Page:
- Title:Children's Automony, Social Competence, and Interactions with Adults and Other Children: New Directions for Child and Adolescent Development, Number ... Single Issue Child & Adolescent Development)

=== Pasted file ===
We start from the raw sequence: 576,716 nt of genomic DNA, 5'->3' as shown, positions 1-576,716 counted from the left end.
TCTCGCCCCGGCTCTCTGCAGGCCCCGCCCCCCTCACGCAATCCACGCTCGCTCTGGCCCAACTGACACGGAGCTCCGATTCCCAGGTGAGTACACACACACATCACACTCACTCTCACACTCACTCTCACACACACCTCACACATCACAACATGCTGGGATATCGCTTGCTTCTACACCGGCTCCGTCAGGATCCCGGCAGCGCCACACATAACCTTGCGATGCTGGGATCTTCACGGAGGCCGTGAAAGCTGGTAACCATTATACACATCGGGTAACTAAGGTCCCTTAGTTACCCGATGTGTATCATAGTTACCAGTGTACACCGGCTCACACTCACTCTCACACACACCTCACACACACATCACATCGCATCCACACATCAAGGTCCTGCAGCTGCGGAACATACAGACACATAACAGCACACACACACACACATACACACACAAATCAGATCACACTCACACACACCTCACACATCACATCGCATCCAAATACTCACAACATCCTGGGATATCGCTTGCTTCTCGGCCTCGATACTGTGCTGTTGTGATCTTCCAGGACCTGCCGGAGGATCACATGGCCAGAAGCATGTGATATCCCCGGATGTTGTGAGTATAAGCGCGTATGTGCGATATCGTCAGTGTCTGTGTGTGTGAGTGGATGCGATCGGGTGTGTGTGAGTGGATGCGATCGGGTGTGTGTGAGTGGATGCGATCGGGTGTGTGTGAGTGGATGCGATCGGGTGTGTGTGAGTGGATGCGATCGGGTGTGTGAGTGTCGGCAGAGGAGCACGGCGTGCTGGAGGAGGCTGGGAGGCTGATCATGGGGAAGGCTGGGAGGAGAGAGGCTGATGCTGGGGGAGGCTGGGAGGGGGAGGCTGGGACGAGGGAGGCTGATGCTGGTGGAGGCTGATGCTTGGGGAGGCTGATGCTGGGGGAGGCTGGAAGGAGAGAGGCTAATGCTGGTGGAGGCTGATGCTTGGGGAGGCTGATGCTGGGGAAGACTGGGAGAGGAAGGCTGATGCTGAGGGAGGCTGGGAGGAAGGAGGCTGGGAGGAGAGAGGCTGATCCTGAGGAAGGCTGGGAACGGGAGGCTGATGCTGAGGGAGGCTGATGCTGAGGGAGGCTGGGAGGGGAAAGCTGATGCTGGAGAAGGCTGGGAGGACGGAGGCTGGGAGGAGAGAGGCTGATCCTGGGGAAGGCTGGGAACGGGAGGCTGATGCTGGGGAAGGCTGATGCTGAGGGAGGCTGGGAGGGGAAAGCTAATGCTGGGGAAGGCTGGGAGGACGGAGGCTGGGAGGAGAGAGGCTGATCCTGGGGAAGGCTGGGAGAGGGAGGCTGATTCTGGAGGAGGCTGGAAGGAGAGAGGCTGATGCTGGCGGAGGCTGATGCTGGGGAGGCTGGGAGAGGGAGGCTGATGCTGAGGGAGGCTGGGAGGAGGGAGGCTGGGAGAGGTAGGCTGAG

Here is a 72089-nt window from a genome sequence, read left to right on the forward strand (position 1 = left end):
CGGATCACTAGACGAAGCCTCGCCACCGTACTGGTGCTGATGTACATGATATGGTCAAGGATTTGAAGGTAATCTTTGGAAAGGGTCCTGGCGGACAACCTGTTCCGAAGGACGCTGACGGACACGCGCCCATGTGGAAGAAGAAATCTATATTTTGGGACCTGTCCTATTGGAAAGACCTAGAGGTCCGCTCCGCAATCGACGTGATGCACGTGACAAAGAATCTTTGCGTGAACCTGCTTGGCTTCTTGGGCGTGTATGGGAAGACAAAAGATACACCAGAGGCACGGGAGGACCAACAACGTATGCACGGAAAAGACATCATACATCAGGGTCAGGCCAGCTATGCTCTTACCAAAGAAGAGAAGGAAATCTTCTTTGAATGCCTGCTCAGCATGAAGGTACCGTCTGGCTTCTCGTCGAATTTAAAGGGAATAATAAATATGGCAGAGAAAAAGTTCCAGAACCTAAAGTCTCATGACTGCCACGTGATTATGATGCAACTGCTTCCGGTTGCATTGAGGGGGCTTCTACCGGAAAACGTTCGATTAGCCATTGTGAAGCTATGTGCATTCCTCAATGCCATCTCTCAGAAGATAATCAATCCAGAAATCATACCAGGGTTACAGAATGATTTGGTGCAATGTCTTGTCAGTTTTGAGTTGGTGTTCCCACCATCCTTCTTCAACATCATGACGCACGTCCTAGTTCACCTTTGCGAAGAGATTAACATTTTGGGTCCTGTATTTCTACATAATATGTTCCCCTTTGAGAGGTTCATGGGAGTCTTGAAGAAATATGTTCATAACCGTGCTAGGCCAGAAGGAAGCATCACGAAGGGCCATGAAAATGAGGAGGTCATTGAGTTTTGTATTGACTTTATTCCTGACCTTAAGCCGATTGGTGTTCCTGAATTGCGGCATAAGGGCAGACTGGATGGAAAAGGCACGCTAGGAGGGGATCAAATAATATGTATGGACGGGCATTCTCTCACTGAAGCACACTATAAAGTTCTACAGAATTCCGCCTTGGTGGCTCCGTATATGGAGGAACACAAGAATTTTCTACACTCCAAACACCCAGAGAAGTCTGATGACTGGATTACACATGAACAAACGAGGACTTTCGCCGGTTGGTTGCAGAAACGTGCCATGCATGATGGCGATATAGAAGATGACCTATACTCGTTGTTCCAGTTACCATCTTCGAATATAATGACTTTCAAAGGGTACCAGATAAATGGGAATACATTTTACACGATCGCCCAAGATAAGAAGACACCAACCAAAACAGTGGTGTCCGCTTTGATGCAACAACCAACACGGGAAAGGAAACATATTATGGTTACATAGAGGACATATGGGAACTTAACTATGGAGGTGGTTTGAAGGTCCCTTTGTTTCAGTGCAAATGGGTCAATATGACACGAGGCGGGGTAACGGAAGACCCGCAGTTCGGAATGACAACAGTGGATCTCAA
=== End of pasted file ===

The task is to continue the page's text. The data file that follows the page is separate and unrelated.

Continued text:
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Autonomy is a recognized goal of development. The primary developmental work on autonomy has focused on self-concept, identity, and personal agency. Recently, researchers have extAnded this work by examining connections between children's autonomy and interpersonal development, including studying the ways in which the development of autonomy is connected to children's methods of confict resolution, their social knowledge, their social competence with peers, their socio-emotional knowledge, and their social coordination. Traditionally, autonomy and social development have been located in disparate research literatures. One goal of this volume is to bring together the work of researchers who have investigated autonomy and social development and the links between the two. Two themes have guided this Andeavor: First, what are the means by which adults foster autonomy in children? And second, how does the development of autonomy bear on the social and interpersonal aspects of development? Included is the work of researchers who have studied the multitude of ways in which autonomy emerges out of adult-child negotiation and the ways in which it is connected to children's development of positive modes of social interaction and social competence. This is the 73rd issue of the journal series New Directions for Child Development.